Night Drive, January, 2001
I went for a drive in my Stude the other night. No big deal, I do that quite often. It was late on a Saturday night, around 2 AM. For some reason I was feeling restless and not at all sleepy so I got in the Champ and went for a ride.
It was dark of course, and a cold damp night with an off and on misty rain, it was January after all. I drove around the Raleigh Beltline to US 1 North and headed toward Wake Forest. At Wake Forest I turned west on NC 98. As I drove along on this cold damp night I was sung in the cab of my Champ, listening to the wonderful sound of that Stude V8… and episodes of “The Shadow” and “Dragnet” radio shows that I had downloaded off the Internet. (It IS the 21st Century after all!).
Reaching NC 50 I turned south back toward Raleigh. NC 50 north of Raleigh was a nice two lane NC highway that is sadly being rapidly being urbanized; out toward NC 98 it’s still pretty much a country road, at least for today. Years ago I would head out NC 50 going to Truett Ray’s; it was a nice ride through the country. Things sure have changed over the years.
It was now about 3 AM and I stopped at a Kwickie Mart for a Coke (the old truck still had plenty of gas). As I pulled into a parking space I noticed about five people looking out at me, most odd… then I went inside. In the store was the clerk, three guys who looked like they were about to go hunting, and a truck driver. They were all wondering what the heck I was driving, although one of them did guess it was a Stude. So I spent the next 20 minutes talking about Studebakers with these guys. It was fun and they learned something, and I heard yet another story about how Uncle Wilber used to have one of them Studebakers. Seems like everyone over a certain age has a Studebaker story, and you will hear some of those stories if you’re driving your Stude.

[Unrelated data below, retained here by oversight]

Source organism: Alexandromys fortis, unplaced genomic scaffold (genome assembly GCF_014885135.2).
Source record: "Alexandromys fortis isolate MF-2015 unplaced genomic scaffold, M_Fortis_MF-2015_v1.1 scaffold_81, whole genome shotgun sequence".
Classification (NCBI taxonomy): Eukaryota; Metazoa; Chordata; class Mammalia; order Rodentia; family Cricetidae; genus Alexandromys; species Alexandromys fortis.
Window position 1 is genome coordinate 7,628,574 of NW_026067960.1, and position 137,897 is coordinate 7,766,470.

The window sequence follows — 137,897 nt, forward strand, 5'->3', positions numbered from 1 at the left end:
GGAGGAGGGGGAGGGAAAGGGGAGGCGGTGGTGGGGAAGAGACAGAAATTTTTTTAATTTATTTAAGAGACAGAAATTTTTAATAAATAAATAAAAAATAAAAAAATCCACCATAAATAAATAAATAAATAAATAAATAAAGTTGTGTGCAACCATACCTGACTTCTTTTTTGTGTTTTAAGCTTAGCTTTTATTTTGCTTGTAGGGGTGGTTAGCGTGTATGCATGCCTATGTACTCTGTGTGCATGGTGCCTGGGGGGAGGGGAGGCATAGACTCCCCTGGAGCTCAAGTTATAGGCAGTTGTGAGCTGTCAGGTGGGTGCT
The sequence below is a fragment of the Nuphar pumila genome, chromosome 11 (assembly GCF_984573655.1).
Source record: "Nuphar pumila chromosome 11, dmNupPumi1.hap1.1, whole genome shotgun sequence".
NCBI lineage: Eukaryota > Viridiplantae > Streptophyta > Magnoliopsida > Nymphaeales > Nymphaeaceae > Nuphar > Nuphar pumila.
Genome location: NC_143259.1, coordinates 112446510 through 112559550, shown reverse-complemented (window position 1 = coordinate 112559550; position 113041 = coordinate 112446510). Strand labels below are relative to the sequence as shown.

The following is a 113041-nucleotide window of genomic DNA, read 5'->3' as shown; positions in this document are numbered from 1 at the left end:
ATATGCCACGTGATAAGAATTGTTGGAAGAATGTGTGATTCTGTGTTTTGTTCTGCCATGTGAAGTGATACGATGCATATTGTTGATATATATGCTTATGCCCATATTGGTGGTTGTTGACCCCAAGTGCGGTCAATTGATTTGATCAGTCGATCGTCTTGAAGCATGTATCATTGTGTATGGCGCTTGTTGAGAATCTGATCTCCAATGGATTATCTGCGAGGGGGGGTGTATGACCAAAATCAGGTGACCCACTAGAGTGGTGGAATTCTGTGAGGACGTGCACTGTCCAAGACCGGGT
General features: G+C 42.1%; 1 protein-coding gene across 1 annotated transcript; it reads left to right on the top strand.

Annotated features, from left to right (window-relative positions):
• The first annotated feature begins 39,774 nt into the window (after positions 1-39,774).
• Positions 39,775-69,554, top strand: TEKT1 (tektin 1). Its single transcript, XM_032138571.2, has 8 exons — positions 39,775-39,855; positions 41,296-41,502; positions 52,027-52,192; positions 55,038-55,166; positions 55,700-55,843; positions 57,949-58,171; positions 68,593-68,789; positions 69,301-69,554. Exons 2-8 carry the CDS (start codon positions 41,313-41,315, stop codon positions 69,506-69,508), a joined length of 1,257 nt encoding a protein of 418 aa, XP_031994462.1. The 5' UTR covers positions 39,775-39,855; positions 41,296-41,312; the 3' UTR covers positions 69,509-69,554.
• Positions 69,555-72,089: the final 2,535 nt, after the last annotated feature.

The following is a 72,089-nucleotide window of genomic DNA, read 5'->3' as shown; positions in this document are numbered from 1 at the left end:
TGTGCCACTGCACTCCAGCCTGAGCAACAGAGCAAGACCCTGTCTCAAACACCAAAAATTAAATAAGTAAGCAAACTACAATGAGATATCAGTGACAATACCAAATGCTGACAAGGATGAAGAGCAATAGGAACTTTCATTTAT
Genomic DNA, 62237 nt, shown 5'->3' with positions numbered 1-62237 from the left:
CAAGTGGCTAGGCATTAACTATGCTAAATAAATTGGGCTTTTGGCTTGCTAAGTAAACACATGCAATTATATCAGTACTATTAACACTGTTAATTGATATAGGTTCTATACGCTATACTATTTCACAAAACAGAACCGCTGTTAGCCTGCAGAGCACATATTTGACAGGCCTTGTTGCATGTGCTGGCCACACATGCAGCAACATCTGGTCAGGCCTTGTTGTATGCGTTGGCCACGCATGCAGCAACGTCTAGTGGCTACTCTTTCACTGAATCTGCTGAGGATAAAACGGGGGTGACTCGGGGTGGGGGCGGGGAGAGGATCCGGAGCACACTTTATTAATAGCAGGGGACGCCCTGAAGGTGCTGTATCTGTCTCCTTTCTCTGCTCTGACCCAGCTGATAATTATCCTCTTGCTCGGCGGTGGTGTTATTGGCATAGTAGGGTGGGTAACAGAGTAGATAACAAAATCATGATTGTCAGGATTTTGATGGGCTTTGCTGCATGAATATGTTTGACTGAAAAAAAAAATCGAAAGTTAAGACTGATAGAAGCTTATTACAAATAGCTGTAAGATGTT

Leaving there I drove the rest of the way home. It was a nice drive, about 70 miles. I enjoyed my truck, listened to some old time radio, and got to talk with other folks about Studebakers.
These vehicles were meant to be driven; in fact you have a lot less trouble with them if you DO drive them. Some problems actually fix themselves if you drive your Stude. I just don’t understand people who have a neat old car and just look at it. For me a big part of the fun of this hobby is being able to drive a Studebaker. Remember to keep it fun, if we don’t have fun with our cars and our hobby what is the point?
*This was first published in March of 2001 in the “Tarheel Wheel”, the official publication of the North Carolina Chapter of the Studebaker Drivers Club